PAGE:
Slow dating bristol grain barge
By the time Centaur was derigged and her sails were burnt in 1955, just 20 sail-only barges were still trading. The barges found a new life carrying paying passengers – like us. With every tack through the wind, winches clanked as we pulled the staysail across and raised or lowered the leeboards on either side of Centaur (they act like centre boards on a dinghy, stopping her from being pushed sideways by the wind).
I say “we”, but in fact paying crew members can choose their own activity level. The seriously enthusiastic can train to be mates and skippers.
“Barges helped build London,” says Centaur’s volunteer skipper Terry O’Sullivan, 66, a retired aerospace engineer, who saw his first Thames barge as a boy in Hammersmith. “Barges carried Medway mud to the Kent brickyards, and the finished bricks to London.
If you see a yellow-bricked building in London, chances are that its bricks were carried in a Thames sailing barge.” But now, with the wind dropping, you could see why the romance of sail gave way to the reliability of engines. Victor, built in 1895, became a floating strip club. New matches began, like the Pin Mill race, started in 1962.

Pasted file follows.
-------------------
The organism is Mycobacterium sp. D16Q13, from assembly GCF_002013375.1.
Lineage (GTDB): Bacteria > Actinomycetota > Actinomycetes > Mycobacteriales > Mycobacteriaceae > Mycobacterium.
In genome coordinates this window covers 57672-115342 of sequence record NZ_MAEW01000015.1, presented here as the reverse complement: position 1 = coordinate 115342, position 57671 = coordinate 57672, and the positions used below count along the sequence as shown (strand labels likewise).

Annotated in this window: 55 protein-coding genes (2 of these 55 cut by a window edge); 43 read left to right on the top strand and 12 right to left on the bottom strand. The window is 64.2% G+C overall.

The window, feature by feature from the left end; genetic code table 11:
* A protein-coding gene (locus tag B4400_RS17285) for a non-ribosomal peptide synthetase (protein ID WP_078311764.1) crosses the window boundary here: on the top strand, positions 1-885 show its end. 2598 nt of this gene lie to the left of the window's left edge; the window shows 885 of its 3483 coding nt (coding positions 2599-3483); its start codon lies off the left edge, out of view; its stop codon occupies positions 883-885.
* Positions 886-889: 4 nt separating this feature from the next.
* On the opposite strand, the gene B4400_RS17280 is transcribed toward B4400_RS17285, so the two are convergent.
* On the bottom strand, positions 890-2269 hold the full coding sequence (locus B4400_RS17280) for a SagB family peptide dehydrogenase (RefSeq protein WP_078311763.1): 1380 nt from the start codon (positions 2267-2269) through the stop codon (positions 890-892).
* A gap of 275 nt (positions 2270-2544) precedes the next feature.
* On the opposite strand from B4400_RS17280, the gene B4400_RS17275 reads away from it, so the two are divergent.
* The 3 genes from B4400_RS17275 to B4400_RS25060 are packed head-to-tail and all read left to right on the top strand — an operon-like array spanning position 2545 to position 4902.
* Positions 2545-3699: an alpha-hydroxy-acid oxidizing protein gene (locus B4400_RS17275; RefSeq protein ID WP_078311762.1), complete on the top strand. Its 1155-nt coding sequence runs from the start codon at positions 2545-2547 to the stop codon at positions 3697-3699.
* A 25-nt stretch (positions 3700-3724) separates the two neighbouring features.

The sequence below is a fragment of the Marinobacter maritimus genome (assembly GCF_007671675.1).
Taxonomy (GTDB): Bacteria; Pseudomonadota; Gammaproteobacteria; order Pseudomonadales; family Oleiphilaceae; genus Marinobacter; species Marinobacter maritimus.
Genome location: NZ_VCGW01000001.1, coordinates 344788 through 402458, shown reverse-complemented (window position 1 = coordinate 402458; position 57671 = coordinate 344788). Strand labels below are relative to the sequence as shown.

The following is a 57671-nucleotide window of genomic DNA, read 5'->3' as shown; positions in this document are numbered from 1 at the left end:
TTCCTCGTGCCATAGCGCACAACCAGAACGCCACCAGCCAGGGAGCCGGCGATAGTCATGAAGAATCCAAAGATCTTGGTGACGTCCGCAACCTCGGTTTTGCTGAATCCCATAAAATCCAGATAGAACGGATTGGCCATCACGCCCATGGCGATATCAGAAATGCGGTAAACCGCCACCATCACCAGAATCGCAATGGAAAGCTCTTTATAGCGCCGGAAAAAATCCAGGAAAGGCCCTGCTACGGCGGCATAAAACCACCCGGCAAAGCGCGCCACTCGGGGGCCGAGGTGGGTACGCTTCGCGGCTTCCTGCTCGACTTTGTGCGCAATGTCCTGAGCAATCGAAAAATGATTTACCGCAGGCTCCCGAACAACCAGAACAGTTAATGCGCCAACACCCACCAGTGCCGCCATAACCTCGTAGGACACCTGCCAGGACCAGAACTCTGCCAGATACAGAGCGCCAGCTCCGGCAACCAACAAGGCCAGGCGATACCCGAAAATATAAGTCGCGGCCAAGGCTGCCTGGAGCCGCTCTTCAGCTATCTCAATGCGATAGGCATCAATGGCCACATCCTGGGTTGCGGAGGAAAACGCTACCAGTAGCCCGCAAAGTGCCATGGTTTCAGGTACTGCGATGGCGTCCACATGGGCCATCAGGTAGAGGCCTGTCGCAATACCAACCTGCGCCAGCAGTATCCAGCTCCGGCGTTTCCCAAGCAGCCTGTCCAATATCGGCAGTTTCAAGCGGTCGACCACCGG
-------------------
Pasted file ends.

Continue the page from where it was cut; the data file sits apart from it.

Today, though, the sea was like a gently swaying millpond.
The Kathmandu is a family run business specialising in authentic Nepalese cuisine from their homeland of Kathmandu which nestles below the mighty Mount Everest.(£1.00 for each shoe from the local charity shop) Let’s bop.We began at Butterman’s Bay, where the old square-riggers used to offload grain from Australia on to the waiting Thames sailing barges.The Mali family have been treating Bristolians to their exotic cuisine for over thirty years.The whole spices are roasted, ground and mixed on site giving a unique flavour.
Gratifyingly astern was Pudge of Rochester, a 91-year-old Dunkirk veteran.